i’m not up on the exact mechanics of how real chickens go about getting their yellow into the middle of their egg white, but we found it very helpful to have cold hands when it came time to embed (official lingo) the yolk into the white.  luckily, when we’d checked a14 out of the hospital a few months ago we thought to grab her ice pack thing.

time to prep the chocolate.  then coat the eggs.  one thing that we were certain would set the homemade eggs apart from the store bought is the coconut oil we used to help set the chocolate.

we assumed there would be other minor differences, but were optimistic that they might not be too noticeable.  we were working with a handicap – not having molds – but were confident that this was only a slight obstacle, one that we could easily overcome.

 

after we’d created the best replication of a cadbury creme egg we had to let them firm up.  and, not the kind of gals who just sit on our laurels, we went ahead and did some cleaning up.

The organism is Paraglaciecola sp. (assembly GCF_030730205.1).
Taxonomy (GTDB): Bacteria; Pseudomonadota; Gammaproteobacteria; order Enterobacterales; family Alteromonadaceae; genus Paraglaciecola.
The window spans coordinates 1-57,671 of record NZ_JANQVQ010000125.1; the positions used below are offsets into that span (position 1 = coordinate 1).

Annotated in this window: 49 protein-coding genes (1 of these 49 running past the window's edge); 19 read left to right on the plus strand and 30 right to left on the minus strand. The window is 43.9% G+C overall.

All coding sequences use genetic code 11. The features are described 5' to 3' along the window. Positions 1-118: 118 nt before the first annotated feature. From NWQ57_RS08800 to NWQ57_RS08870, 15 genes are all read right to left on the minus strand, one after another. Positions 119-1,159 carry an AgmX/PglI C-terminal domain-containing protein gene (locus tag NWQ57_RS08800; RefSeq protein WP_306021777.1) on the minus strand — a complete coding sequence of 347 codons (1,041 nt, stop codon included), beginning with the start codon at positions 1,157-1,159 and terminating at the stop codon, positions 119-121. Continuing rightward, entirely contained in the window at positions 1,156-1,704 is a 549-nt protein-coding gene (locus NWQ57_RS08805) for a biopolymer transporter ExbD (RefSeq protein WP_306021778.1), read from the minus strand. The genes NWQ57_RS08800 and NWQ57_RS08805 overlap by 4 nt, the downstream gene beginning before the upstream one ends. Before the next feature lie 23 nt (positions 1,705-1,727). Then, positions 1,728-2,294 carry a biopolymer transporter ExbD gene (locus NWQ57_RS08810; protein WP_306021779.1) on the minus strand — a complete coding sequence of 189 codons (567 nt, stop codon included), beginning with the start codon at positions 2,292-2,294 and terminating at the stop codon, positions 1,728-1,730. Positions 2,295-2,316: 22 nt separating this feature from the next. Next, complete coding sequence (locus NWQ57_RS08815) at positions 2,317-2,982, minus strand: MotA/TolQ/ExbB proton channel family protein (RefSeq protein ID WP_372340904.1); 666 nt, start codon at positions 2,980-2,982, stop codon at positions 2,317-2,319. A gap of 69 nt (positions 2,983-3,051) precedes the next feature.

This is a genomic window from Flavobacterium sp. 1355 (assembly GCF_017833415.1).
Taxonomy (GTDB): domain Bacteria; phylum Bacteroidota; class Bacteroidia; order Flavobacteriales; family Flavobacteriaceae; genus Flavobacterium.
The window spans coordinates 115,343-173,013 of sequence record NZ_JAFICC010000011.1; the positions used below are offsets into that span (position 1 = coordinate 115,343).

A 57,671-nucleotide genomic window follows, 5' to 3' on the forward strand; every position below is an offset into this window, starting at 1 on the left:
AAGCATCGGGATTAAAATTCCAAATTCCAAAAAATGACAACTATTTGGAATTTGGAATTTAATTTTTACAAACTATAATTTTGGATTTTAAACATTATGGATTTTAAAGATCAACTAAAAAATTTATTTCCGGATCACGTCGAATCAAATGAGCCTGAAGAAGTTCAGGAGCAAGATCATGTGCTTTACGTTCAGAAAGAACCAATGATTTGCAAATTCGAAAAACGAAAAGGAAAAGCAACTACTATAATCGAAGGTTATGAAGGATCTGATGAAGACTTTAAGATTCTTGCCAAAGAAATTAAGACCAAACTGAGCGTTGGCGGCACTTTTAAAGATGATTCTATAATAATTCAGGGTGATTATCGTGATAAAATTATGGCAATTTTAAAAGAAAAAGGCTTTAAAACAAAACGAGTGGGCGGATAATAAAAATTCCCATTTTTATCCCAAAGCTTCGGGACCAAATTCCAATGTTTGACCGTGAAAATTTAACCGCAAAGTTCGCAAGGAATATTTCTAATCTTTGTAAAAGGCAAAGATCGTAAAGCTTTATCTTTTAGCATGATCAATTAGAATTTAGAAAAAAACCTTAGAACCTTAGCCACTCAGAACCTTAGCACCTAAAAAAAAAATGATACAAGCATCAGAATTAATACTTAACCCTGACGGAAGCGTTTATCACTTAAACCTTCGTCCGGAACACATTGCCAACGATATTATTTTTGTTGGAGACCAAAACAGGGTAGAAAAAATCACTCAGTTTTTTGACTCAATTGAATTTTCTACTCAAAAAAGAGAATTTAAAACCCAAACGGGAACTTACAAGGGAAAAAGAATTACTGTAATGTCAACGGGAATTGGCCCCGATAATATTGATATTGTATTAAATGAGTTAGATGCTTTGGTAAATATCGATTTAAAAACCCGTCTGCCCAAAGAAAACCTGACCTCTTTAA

well, it looks like only one of us was actually doing the cleaning up. maybe i was just sitting on my laurels.

and now for the heavy duty ph.d. dissertation worthy stuff – complete with supporting evidence.  first, a visual examination of the eggs.

wait, wait, wait…  there’s one missing.

that’s better.  upon close inspection it is obvious that one of these eggs is noticeably different from the others.  that’s right, the one on the far left is obviously bigger.  and if you guessed that’s because it’s the australian egg, then you’re pretty smart.

surprise, surprise - the one we made is on the far right

now, we weren’t sure why the australian egg was bigger.  the packaging told us that it weighed 39 grams.  the american egg weighs 34.  but we wanted to know why?  (intelligent types and 2 year olds always want to know why – proof again of our ph.d. worthiness).